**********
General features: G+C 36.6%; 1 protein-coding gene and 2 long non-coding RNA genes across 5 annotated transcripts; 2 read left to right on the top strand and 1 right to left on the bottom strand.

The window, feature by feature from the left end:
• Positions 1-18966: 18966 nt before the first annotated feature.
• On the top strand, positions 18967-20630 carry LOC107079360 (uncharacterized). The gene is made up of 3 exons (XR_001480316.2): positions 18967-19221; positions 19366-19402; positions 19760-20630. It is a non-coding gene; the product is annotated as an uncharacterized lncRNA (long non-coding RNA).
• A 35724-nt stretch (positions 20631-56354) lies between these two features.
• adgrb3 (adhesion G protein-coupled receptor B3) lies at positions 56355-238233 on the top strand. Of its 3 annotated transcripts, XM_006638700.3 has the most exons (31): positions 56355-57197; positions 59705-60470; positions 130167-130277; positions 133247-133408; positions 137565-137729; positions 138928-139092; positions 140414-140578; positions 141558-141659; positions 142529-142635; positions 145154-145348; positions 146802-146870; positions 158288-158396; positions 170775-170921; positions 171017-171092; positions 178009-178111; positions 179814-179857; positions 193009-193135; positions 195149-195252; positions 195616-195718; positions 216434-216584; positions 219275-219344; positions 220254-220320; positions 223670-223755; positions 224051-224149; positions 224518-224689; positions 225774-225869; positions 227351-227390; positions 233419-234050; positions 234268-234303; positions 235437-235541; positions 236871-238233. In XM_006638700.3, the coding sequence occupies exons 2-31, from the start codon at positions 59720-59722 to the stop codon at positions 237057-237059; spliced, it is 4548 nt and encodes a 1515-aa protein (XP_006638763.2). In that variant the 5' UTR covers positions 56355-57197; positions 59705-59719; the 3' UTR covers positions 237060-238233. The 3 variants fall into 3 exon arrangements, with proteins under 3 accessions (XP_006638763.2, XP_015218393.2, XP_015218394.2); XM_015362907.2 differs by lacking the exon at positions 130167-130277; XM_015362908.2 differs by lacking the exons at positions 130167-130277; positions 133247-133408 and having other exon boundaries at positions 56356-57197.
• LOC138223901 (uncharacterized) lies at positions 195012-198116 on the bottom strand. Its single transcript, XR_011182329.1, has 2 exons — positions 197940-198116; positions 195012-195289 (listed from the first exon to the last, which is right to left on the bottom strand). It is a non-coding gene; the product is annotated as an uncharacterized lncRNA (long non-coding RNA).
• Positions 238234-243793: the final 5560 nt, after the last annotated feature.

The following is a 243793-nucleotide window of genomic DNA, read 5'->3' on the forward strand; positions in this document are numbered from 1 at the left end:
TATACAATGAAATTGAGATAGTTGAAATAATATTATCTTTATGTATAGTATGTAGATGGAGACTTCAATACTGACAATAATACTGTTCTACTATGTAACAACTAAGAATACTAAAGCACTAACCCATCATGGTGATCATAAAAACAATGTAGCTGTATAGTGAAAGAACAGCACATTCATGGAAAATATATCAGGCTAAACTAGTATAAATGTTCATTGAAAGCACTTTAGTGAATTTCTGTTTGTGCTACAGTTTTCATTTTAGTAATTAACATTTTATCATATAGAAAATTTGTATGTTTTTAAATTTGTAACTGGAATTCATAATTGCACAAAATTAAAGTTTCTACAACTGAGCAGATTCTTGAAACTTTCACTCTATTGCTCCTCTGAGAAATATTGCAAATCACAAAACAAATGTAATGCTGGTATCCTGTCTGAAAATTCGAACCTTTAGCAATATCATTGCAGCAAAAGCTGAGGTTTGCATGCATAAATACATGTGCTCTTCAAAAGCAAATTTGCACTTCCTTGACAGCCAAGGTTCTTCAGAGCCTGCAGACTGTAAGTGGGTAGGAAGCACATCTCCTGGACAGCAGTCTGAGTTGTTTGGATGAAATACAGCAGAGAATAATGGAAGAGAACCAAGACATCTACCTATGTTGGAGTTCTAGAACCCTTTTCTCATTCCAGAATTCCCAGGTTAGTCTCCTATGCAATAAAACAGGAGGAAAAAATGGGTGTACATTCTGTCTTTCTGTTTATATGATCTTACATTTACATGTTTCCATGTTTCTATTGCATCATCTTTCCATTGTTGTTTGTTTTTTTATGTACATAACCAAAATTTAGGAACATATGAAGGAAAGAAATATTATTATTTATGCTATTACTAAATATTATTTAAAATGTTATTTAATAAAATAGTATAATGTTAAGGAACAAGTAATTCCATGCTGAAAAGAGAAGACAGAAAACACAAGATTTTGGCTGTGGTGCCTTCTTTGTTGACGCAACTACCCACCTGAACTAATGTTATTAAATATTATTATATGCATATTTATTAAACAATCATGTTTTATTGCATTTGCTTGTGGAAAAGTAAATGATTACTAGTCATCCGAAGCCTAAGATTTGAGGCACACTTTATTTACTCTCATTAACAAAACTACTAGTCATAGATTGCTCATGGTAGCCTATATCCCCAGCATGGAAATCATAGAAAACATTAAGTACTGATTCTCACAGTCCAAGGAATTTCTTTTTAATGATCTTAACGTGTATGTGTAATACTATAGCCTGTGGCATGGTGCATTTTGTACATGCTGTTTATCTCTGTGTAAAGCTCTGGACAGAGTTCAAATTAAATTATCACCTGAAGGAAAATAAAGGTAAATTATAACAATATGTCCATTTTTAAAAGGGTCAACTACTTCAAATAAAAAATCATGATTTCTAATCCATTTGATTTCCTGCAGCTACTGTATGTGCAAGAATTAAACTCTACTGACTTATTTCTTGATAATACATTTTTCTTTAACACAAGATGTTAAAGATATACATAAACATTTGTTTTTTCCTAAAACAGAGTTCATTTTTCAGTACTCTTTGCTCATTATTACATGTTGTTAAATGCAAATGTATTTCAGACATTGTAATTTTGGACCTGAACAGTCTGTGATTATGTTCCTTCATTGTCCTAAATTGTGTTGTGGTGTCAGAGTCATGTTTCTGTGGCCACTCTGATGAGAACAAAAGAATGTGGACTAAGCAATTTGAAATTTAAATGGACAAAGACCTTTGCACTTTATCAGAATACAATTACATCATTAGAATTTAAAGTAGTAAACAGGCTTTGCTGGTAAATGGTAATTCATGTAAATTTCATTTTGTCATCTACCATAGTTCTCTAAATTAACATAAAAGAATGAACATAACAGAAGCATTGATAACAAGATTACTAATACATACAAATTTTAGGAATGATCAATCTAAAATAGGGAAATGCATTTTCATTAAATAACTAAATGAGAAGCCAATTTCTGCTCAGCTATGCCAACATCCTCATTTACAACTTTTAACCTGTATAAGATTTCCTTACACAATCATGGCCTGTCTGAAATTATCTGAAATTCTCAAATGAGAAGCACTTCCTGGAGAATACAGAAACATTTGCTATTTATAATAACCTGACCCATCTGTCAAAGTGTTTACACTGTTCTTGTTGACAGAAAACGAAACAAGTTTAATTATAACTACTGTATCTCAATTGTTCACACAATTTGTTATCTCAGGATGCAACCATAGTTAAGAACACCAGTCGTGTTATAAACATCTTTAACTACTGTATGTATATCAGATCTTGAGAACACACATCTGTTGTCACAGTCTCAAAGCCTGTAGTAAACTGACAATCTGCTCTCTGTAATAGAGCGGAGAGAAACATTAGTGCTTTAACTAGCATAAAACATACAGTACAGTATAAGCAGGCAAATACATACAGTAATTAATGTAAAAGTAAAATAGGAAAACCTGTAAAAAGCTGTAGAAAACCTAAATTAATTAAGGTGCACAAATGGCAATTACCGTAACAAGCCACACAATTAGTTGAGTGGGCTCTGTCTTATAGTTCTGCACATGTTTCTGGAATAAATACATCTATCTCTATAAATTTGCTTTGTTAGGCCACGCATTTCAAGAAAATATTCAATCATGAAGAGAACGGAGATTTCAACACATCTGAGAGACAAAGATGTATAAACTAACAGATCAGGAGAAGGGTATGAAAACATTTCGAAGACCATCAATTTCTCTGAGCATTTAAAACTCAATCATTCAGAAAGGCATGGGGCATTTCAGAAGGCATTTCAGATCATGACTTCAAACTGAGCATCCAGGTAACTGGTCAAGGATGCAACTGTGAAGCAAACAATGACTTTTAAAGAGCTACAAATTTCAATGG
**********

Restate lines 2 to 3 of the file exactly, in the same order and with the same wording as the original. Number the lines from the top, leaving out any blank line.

The window, feature by feature from the left end:
• Positions 1-18966: 18966 nt before the first annotated feature.